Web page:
The city of Xela is located in the middle of a large mountain range stretching through the middle of Guatemala. Some have recently likened my appearance to that of a mountain man, so I figured I might as well act the part. I decided to start big, and make my first venture a hike up Tajumulco, a dormant volcano near the town of San Marcos. This peak boasts the title of highest point in Central America, sitting at 4, 220 m above sea level, which to put in perspective, is approximately twice the elevation of the Whistler summit or the ancient village of Machu Picchu. After losing a hiker to altitude sickness early in the morning, the rest of us wheezed our way up to base camp over the course of the day, hiking through sun, fog, and the inevitable hail storm, and were unexpectedly greeted by two dogs who apparently live up on the volcano. The next morning, we finished the hike to the summit, but not before a 4:30 AM wake up to witness perhaps the most stunning sunrise I have ever seen (note the inclusion of photos on this entry). After a day's rest back in Xela, spent mostly trying to battle the effects of my food poisoning debut, it was time to start another, more remote, hike.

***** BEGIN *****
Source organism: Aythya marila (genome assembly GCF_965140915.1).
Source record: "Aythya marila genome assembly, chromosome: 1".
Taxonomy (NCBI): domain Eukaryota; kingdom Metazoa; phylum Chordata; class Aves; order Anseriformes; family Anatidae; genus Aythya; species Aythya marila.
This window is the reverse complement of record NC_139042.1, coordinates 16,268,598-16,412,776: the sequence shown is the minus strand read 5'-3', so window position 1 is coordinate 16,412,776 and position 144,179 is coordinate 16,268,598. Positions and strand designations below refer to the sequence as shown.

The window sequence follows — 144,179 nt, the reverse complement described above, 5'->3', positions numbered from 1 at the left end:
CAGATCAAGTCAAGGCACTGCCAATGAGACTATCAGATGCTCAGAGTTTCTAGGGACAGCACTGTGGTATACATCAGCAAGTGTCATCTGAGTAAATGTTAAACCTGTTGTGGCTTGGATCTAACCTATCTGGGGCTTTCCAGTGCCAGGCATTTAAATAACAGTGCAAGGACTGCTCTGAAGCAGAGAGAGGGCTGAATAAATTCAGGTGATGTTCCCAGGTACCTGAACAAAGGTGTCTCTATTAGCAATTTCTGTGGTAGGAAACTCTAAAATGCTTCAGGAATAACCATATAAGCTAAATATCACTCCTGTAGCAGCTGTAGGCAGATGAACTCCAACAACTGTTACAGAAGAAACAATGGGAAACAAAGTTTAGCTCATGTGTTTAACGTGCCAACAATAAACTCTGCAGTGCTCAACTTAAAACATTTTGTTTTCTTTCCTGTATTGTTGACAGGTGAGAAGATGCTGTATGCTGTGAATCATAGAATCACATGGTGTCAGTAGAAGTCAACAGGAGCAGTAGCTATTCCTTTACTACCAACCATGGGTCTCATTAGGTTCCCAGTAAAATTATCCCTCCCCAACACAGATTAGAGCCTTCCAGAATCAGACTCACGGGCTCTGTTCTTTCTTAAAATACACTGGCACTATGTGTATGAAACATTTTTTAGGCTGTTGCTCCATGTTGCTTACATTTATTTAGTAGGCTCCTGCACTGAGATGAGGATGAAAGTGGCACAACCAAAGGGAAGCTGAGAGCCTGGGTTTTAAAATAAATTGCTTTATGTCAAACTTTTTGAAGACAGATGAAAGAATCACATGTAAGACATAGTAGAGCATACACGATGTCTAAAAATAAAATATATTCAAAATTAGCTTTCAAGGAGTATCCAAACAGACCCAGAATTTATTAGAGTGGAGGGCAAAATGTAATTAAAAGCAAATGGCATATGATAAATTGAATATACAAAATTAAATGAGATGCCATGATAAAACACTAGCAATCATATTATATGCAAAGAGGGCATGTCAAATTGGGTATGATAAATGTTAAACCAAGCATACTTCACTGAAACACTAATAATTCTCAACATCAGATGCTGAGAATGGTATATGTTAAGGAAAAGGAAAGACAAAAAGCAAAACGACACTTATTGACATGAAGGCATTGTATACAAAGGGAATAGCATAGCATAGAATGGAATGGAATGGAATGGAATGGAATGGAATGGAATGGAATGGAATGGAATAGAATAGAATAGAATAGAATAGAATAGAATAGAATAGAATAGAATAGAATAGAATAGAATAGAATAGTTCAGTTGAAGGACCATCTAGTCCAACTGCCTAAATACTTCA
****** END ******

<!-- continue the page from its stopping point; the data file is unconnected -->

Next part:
The trek started as most of them do - a multi-hour chicken bus ride, during which half of your lap is taken up by a surprisingly aggressive Guatemalan lady, and the other half is so fast asleep you don't know where it is. Our departure site was Nebaj, a somewhat unassuming town on the edge of an expanse of isolated mountain villages. This is where the trek would take us. Throughout the four days of hiking, we visited a number of villages, some accessible only by foot, some without electricity, but all filled with children who, despite being incredibly shy, will stare at you for hours if given the opportunity. If I felt like an alien before, this took me to a whole new level of cultural separation, unable to speak even a word of one of the dozens of native languages that dominate many of the villages. The histories of some of these villages are quite amazing as well, and it was certainly a humbling experience to be so close to people so recently and dramatically scarred by the Guatemalan civil war.